Ricotta Dumpling with Sage, Quince and Brown Butter – Grady Atkins

Plat Paysan Grady Atkins

Ricotta Dumpling with Sage, Quince and Brown Butter – Grady Atkins

Grady Atkins | Paysan, Bloc Café

Chefs notes; a very simple, seasonal dish which relies heavily on the quality of ingredients for its success.  At Bloc Café, we use this dish for ‘plat paysan’, which is our peasant style small plates offering.  This is a vegetarian dish as long as the ricotta sourced does not contain animal rennet. It is also gluten free. On poaching- the water (when at the correct temp) should taste a little salty and look like a fizzy drink in a glass. After adding the dumplings, raise the heat to keep the fizz going as the water will cool this slightly. A shallow pan with enough water to cover the dumplings works best.

4 portions


Fresh quince- 1 each

Brown sugar


Mixed spice

Peel and quarter the quince. Toss it in enough brown sugar to cover the quarters and lay in a small pan, just covering with water. Add a sprinkle of mixed spice and simmer very gently, covered, until the quince is tender. Cool, then remove the quince from the syrup. Reduce down the syrup until thick, paint over the fruit and roast-medium heat- until dark orange and burnt on the edges. Set aside.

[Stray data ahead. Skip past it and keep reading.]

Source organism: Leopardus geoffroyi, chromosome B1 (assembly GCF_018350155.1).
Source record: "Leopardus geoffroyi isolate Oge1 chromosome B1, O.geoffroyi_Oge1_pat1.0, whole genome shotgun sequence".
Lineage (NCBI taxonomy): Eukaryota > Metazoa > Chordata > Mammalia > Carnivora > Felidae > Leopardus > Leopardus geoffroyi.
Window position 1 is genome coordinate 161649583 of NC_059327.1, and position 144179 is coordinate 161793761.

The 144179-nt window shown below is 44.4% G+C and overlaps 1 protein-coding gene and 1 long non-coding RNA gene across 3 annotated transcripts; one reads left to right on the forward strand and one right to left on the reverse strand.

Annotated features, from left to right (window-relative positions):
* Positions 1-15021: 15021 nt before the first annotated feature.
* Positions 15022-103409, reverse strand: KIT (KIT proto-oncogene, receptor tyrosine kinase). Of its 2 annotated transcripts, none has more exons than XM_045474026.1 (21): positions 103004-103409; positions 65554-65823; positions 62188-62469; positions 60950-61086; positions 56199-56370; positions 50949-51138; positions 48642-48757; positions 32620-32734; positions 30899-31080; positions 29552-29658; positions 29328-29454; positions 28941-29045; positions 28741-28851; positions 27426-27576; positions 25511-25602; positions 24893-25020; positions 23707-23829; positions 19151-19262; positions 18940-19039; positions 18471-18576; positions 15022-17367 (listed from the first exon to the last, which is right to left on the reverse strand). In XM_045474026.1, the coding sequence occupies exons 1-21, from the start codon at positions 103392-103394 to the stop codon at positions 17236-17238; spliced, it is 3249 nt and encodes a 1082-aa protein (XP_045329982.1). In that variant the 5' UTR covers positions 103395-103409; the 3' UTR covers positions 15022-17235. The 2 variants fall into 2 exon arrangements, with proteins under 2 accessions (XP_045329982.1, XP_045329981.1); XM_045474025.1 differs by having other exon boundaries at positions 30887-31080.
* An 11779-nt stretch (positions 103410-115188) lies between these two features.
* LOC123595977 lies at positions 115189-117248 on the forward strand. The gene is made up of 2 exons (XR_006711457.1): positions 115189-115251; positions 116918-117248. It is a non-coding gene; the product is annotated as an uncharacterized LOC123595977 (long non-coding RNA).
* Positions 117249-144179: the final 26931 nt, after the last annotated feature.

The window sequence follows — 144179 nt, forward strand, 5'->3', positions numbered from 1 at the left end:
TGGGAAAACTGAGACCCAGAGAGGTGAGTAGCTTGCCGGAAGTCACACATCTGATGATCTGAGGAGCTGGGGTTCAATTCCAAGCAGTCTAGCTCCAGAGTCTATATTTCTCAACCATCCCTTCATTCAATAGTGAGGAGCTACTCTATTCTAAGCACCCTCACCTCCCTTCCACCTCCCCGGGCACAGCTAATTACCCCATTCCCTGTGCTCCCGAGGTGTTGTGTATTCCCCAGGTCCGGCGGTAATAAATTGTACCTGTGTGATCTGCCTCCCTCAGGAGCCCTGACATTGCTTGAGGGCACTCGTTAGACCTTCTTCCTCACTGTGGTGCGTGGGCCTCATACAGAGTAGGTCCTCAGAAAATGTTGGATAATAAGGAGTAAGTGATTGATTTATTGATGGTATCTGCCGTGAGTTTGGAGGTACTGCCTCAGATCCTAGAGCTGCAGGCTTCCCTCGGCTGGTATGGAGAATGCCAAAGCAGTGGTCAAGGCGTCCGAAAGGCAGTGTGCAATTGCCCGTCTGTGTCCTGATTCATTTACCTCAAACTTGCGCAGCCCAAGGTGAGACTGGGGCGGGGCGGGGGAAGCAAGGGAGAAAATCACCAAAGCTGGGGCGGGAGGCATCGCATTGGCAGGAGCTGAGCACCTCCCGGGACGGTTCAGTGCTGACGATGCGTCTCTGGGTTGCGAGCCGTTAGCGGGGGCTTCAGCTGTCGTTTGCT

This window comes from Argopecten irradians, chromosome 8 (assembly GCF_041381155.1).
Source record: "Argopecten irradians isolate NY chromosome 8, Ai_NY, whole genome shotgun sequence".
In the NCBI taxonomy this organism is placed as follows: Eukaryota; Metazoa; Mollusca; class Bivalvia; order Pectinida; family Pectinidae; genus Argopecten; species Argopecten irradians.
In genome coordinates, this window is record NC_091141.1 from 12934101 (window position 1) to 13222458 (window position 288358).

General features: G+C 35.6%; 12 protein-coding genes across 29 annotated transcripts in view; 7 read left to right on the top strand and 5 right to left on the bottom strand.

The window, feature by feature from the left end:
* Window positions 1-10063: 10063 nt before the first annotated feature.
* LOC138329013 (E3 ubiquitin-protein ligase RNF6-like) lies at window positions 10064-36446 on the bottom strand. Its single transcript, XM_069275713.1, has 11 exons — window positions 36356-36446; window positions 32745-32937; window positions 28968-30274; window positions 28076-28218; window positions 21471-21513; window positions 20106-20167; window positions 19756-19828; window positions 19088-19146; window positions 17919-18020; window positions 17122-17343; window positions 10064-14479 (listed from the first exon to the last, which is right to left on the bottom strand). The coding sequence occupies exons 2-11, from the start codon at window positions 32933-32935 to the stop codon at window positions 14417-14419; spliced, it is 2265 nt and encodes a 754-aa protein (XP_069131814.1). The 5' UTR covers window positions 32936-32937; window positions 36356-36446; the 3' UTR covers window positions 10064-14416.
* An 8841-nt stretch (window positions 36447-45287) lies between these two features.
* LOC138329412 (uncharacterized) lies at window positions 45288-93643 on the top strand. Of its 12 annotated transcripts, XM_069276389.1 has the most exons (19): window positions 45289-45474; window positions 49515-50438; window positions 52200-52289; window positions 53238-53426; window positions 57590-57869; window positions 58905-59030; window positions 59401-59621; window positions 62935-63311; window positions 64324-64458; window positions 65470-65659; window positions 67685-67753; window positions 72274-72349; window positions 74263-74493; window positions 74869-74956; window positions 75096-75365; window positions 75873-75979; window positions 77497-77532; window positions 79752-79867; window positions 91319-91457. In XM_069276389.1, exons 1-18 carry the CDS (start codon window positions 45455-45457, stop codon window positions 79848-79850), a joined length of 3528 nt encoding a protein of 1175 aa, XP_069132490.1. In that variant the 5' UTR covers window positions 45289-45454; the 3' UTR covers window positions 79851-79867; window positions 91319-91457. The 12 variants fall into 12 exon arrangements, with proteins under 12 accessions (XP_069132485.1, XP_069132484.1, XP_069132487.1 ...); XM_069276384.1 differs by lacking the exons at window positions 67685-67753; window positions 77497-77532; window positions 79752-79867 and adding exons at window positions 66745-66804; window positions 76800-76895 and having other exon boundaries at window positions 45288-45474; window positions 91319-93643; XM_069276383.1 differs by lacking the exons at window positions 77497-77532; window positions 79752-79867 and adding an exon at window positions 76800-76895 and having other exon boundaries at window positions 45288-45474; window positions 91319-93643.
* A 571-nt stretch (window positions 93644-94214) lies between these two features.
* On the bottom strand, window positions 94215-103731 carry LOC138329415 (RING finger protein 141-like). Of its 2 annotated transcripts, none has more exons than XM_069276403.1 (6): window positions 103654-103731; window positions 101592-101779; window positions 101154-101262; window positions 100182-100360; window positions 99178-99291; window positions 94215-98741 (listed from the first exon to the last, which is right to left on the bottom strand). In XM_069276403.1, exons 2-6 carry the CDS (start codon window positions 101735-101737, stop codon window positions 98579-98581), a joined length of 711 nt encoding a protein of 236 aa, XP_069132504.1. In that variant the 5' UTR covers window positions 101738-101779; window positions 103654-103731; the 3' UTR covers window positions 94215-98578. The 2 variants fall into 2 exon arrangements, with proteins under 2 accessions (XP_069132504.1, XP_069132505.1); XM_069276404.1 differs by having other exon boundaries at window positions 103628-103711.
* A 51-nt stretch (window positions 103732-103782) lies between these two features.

Ricotta (or fresh goats’/cows curd) 250 g

Chick pea flour 125 g

Whole fresh egg 1 each

Sea salt 12 g

Black pepper to taste

Grated cheese 125 g (a hard-vegetarian cheese such as English Gruyere, or Parmesan if not vegetarian).

Mix all ingredients together with a spatula until a uniform cover. Roll into marble size balls and poach in salted water until firm. Drain and set aside.


Brown butter

Use salted butter as it browns quickly and foams up nicely.

Salted butter- 50 g

Half a lemon

Sage leaves-8 each

On a medium heat add the butter and sage leaves to a sauté pan. Let it melt and as it starts sizzling add the cooked dumplings and quince pieces. If they have previously cooled that’s fine.  Add a little colour to the dumplings and quince, gently turning.  When the butter has stopped giving off steam that means all the water is cooked out, so it will now turn brown. When a nice sandy colour, give a quick squeeze of lemon to stop the cooking.  Separate all ingredients in to 4 bowls.

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